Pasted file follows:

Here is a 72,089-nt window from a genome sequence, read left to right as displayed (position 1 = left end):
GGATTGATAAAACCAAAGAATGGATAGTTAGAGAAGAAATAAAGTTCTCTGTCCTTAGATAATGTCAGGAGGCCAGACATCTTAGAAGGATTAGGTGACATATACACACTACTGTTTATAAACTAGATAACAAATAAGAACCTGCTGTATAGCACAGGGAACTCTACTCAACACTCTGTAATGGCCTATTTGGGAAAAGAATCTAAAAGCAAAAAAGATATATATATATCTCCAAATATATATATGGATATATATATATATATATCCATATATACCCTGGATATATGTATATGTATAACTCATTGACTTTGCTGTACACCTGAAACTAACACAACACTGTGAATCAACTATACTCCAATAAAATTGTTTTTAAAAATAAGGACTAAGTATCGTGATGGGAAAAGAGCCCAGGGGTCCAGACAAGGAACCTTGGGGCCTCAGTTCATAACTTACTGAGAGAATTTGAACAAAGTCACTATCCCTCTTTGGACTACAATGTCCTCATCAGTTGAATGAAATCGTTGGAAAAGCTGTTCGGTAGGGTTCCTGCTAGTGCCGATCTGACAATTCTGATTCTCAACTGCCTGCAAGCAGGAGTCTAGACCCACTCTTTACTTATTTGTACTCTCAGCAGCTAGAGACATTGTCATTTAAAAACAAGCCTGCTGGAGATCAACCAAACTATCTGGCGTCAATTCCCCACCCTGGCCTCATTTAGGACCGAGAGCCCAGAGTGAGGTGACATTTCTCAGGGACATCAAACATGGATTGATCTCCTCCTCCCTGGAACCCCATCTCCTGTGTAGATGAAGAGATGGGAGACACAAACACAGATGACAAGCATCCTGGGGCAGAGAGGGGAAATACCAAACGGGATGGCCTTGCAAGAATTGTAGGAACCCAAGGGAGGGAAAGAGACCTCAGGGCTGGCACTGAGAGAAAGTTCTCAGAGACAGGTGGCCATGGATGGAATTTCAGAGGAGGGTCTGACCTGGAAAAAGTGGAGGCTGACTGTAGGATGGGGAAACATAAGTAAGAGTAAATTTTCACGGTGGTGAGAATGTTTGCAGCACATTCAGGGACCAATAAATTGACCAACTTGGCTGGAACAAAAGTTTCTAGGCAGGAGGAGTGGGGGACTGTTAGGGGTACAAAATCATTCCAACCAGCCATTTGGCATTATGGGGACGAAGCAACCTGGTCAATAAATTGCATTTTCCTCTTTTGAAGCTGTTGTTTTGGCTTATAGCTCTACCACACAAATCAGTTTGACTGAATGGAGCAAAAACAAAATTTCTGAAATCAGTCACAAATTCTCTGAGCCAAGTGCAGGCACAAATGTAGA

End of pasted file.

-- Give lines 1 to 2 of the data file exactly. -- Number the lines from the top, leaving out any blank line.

Here is a 72,089-nt window from a genome sequence, read left to right as displayed (position 1 = left end):
GGATTGATAAAACCAAAGAATGGATAGTTAGAGAAGAAATAAAGTTCTCTGTCCTTAGATAATGTCAGGAGGCCAGACATCTTAGAAGGATTAGGTGACATATACACACTACTGTTTATAAACTAGATAACAAATAAGAACCTGCTGTATAGCACAGGGAACTCTACTCAACACTCTGTAATGGCCTATTTGGGAAAAGAATCTAAAAGCAAAAAAGATATATATATATCTCCAAATATATATATGGATATATATATATATATATCCATATATACCCTGGATATATGTATATGTATAACTCATTGACTTTGCTGTACACCTGAAACTAACACAACACTGTGAATCAACTATACTCCAATAAAATTGTTTTTAAAAATAAGGACTAAGTATCGTGATGGGAAAAGAGCCCAGGGGTCCAGACAAGGAACCTTGGGGCCTCAGTTCATAACTTACTGAGAGAATTTGAACAAAGTCACTATCCCTCTTTGGACTACAATGTCCTCATCAGTTGAATGAAATCGTTGGAAAAGCTGTTCGGTAGGGTTCCTGCTAGTGCCGATCTGACAATTCTGATTCTCAACTGCCTGCAAGCAGGAGTCTAGACCCACTCTTTACTTATTTGTACTCTCAGCAGCTAGAGACATTGTCATTTAAAAACAAGCCTGCTGGAGATCAACCAAACTATCTGGCGTCAATTCCCCACCCTGGCCTCATTTAGGACCGAGAGCCCAGAGTGAGGTGACATTTCTCAGGGACATCAAACATGGATTGATCTCCTCCTCCCTGGAACCCCATCTCCTGTGTAGATGAAGAGATGGGAGACACAAACACAGATGACAAGCATCCTGGGGCAGAGAGGGGAAATACCAAACGGGATGGCCTTGCAAGAATTGTAGGAACCCAAGGGAGGGAAAGAGACCTCAGGGCTGGCACTGAGAGAAAGTTCTCAGAGACAGGTGGCCATGGATGGAATTTCAGAGGAGGGTCTGACCTGGAAAAAGTGGAGGCTGACTGTAGGATGGGGAAACATAAGTAAGAGTAAATTTTCACGGTGGTGAGAATGTTTGCAGCACATTCAGGGACCAATAAATTGACCAACTTGGCTGGAACAAAAGTTTCTAGGCAGGAGGAGTGGGGGACTGTTAGGGGTACAAAATCATTCCAACCAGCCATTTGGCATTATGGGGACGAAGCAACCTGGTCAATAAATTGCATTTTCCTCTTTTGAAGCTGTTGTTTTGGCTTATAGCTCTACCACACAAATCAGTTTGACTGAATGGAGCAAAAACAAAATTTCTGAAATCAGTCACAAATTCTCTGAGCCAAGTGCAGGCACAAATGTAGA